Microsoft has issued a patch to fix a 17-year old wormable remote code execution vulnerability found in Windows DNS Server. The vulnerability may be taken advantage of remotely, call for a minimal skill to exploit, and can enable an attacker to get complete control of the complete IT infrastructure of an organization.
Security researchers at Check Point uncovered vulnerability CVE-2020-1350 and called it SIGRed. The vulnerability can be seen on Windows Server versions beginning 2003 up to 2019 and was given the highest CVSS v3 rating of 10 . The vulnerability is wormable, hence an attacker can exploit the vulnerability after a preliminary attack of insecure servers connected to the network, even with no user interaction.
The vulnerability is a result of the manner Windows Domain Name System servers deal with requests and has an effect on all Windows servers that were tweaked to work as DNS servers. The vulnerability may be exploited via the network through transmitting a uniquely created request to the Windows DNS Server.
The DNS functions like an internet phone book and is employed to connect an IP address to a domain, which permits locating a resource. If an inquiry is routed to the Windows DNS Server, in case the query can’t be addressed it is sent to any of 13 root DNS servers which have the details to respond to the request and uncover the resource.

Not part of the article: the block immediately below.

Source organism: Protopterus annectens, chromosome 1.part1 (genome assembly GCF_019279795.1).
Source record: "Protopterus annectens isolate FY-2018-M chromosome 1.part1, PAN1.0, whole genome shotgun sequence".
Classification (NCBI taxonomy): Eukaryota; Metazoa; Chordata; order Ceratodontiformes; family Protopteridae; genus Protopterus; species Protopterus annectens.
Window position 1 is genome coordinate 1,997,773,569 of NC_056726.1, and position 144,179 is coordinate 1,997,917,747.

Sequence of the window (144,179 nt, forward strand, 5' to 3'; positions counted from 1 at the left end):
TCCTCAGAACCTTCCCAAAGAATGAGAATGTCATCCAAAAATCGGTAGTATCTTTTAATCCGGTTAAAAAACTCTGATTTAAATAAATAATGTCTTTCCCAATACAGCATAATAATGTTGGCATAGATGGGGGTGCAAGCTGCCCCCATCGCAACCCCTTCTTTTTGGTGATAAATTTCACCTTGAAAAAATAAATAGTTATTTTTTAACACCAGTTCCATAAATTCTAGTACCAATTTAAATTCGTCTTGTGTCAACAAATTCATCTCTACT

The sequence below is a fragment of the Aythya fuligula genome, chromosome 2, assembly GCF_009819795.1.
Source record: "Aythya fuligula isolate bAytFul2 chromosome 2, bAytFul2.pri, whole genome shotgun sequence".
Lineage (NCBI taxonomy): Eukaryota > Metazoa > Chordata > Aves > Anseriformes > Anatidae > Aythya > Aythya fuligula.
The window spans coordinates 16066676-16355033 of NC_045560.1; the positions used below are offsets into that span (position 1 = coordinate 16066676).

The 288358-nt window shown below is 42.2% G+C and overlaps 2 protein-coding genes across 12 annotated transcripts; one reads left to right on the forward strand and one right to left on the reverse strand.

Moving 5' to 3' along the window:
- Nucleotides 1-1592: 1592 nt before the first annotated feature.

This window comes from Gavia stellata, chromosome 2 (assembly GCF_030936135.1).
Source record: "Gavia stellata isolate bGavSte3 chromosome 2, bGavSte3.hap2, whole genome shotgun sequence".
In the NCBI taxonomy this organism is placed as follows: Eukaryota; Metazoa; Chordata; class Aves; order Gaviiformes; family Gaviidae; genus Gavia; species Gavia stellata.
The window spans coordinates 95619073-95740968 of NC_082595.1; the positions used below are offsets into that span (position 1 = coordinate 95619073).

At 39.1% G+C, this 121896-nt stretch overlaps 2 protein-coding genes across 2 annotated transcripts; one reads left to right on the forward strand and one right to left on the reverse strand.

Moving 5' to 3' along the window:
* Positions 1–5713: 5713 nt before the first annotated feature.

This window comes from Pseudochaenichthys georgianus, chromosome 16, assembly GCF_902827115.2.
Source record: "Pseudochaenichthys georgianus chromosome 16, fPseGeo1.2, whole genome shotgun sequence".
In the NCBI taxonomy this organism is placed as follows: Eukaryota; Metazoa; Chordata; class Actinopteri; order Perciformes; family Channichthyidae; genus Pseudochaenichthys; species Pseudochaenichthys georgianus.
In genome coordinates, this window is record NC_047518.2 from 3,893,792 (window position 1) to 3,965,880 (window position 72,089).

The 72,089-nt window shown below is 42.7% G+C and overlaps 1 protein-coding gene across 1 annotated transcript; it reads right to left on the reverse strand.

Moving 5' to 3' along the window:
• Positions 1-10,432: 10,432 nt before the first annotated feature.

The Check Point researchers confirmed they can alter the DNS server to which the request is routed and acquire the insecure Windows DNS server to parse answers from a name server under their command. They then provide a reply that granted them to take advantage of the vulnerability – providing a DNS answer that comprised a bigger than envisioned SIG record. In that way, they could cause a heap-based buffer overflow and obtain domain admin rights through the server that would enable a complete takeover of the IT infrastructure of the company.
In their demo, the researchers exhibited how a local attack can be carried out by prodding a user to click on a URL in a phishing email. They likewise had duplicated the attack remotely by smuggling DNS inside HTTP requests employing Microsoft Edge browsers and Microsoft Explorer.
Although there are right now no identified incidents of vulnerability exploitation in the wild, the vulnerability will become appealing for hackers granted the number of businesses impacted and the seriousness of the vulnerability. An attacker can execute arbitrary code within the framework of the local system account and have total management of the server, then employ it as a distribution point to strike all other insecure servers and pass on malware. The exploitation of the vulnerability is probable and so fast patching is necessary.
If it’s not workable to implement the patch promptly, there is a workaround that can reduce the exploitation of the vulnerability until eventually the patch could be implemented. This entails making an adjustment to the registry which is going to hinder the Windows DNS Server from responding to incoming TCP-based DNS response packets over the maximum permitted size, hence eliminating vulnerability exploitation.